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The SU student who created "salisbury analytics"

Isaac Dugan, an SU junior majoring in Computer Science, created salisbury analytics, a website which makes academic information easily accessible. Image courtesy of Colin McEvers.

Transparent access to academic data is a service which Isaac Dugan, a Salisbury University junior majoring in Computer Science, has been providing through salisbury analytics, a website he created in Jan. 2023. In the past month, he has met with various student organizations and attended the Student Government Association Forum on March 3 in an attempt to further promote what the site has to offer. 

salisbury analytics gives users access to a wide range of information about the institution, including the grades earned in each course, student GPAs, dropout rates and course reviews. Additionally, the “gullGPT” feature employs AI technology to provide immediate answers to users with SU related questions.

"[The website] collects information about the university and that can be information about professors, or grades, or more general information about the student population," Dugan said.

Dugan took inspiration from PlanetTerp, a website which showcases an array of academic information for the University of Maryland. He communicated with the creators of the website and began developing salisbury analytics for the SU community.

At the beginning and end of each semester, updated university data needs to be added to the site, which can be a time-consuming process. There are also expenses involved.

The Public Information Act allows citizens to request and obtain the information which Dugan is making available on the website, yet the process of pulling the data from various sources ends up costing a total of roughly $300 per year.

Although salisbury analytics offers users a $3 per month premium tier subscription, only one person has subscribed, meaning that Dugan spends hundreds of dollars from his own pockets upkeeping the website.

"There's currently two subscribers; one is me, so I guess I get $3 a month from it, so basically that doesn't cover my costs," Dugan said. "I think the biggest thing, though, is obviously the satisfaction of providing this for the school, and also employers are very interested in someone who's built software that people are using, as a college student.

Dugan scrolls through the salisbury analytics website. Image courtesy of Colin McEvers.

Since he began developing salisbury analytics, he has been implementing new elements to gradually enhance the website. GullGPT is one of the most resourceful features, making information that may take a while to find on the SU website immediately accessible to users in English and other languages.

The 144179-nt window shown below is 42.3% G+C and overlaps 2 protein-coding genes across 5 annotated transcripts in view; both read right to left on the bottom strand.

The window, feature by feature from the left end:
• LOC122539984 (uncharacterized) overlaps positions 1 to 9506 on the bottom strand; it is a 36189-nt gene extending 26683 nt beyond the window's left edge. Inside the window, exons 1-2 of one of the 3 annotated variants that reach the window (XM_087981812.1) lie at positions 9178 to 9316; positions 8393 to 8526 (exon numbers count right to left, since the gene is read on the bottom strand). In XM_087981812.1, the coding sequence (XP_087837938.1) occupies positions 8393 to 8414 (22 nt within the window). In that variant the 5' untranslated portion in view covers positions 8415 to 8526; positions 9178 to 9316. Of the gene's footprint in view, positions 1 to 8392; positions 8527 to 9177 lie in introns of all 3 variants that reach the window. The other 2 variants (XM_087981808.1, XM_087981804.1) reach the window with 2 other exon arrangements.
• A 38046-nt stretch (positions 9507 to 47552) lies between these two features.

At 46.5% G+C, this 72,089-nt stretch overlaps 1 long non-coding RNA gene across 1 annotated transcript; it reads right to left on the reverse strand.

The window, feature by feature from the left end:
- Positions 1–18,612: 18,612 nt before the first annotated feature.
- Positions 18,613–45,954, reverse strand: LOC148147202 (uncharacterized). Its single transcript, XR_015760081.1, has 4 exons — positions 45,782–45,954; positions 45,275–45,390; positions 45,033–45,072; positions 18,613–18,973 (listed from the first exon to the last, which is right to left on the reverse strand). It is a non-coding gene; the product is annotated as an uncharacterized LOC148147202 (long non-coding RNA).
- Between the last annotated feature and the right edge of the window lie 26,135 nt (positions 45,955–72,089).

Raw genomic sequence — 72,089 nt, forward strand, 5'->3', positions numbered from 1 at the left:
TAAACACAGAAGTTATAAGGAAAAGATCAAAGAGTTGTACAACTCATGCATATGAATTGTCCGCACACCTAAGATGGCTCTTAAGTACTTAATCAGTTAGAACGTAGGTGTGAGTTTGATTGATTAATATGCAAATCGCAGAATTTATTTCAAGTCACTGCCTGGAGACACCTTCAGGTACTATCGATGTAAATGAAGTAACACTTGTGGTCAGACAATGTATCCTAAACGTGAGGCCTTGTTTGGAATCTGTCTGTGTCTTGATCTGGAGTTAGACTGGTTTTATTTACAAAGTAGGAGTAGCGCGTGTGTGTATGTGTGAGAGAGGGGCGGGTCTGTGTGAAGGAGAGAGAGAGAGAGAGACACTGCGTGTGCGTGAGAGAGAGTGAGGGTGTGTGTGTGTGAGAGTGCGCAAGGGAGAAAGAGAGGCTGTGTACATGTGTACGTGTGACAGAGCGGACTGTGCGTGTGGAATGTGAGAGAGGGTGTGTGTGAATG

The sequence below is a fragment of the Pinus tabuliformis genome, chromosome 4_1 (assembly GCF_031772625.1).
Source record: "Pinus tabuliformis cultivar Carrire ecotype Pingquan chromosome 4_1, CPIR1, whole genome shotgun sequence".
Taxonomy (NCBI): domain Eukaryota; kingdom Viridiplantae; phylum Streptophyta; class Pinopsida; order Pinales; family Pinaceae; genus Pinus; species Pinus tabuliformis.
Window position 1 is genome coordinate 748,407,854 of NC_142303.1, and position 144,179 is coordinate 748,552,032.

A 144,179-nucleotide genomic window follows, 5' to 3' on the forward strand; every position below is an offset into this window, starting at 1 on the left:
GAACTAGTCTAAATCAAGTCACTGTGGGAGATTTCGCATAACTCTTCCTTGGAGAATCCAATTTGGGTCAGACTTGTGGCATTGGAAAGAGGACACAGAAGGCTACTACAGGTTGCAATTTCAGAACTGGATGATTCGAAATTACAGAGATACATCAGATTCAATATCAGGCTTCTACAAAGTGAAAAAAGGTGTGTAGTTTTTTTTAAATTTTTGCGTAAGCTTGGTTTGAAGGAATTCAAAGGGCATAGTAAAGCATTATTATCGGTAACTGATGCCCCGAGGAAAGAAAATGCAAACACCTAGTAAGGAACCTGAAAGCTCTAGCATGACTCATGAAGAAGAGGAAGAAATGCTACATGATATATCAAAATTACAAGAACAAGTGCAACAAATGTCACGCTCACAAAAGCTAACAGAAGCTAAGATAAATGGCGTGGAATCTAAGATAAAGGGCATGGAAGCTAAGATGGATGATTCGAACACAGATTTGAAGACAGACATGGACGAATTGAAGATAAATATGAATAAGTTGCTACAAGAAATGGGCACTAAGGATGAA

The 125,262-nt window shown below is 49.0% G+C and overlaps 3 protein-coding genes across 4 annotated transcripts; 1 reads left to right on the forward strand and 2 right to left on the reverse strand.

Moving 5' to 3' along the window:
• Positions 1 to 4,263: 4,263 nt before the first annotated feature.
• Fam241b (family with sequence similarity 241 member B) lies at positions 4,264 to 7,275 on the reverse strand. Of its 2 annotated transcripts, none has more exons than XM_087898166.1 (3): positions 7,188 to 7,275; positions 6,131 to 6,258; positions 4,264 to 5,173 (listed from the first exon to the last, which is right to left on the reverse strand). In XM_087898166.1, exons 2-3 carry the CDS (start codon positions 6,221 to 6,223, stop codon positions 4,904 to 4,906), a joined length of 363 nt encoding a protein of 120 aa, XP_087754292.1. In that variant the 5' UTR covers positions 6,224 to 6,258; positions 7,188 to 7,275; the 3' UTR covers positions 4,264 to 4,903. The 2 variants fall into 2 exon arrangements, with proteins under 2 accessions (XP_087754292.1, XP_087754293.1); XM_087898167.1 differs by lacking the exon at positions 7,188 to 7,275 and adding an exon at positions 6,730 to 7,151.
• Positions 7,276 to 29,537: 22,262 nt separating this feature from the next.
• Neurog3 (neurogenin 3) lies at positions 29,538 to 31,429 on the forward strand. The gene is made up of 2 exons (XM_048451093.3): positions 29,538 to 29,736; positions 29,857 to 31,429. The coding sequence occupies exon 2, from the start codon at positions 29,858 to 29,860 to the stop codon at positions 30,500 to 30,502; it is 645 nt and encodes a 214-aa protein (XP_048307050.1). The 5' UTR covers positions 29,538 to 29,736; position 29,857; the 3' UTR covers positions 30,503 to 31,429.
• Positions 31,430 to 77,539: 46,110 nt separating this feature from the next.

"The goal with that is sometimes it's hard to find stuff on the website," Dugan said. "Sometimes [information] is three or four clicks deep, and if you're not familiar with the website, you would not really ever find it."

"So this, it's not perfect, but usually it can find the information you're looking for."

The skillset needed to code in the way Dugan has in his development of salisbury analytics came from both foundational knowledge he garnered from Computer Science courses as well as specific functions he had to learn independently.

Though maintaining the website is a major commitment, he has found the jump from class assignments to a large-scale software project exciting and useful. He hopes that the institution views the website as a resourceful service that can be put to positive uses.

"I think this isn't just for students, I think this is useful information for staff and for university leaders," Dugan said. "I hope that they have tools to visualize data like this that they can use, but if this is the best they've got, then they should be using it."

So far, the page has garnered over 150,000 site visits and increases by about 5,000 visits each week. This semester, Dugan has been meeting with student organizations and administrative members of SU to spread word of the website, yet he does not intend upon relinquishing the page's independence.

"I've started to interact with some more like university organizations, but it's definitely been from the point where if it's the choice between keeping control or getting more help, I'd rather keep control," he said. "I can maintain that this is not something that the university would be able to defund or shut down or say, 'Hey club, stop doing this' or whatever."

Instagram: @salisburyanalytics



Gull Life Editor

Featured image courtesy of Colin McEvers

Contributor: Meghan Bean

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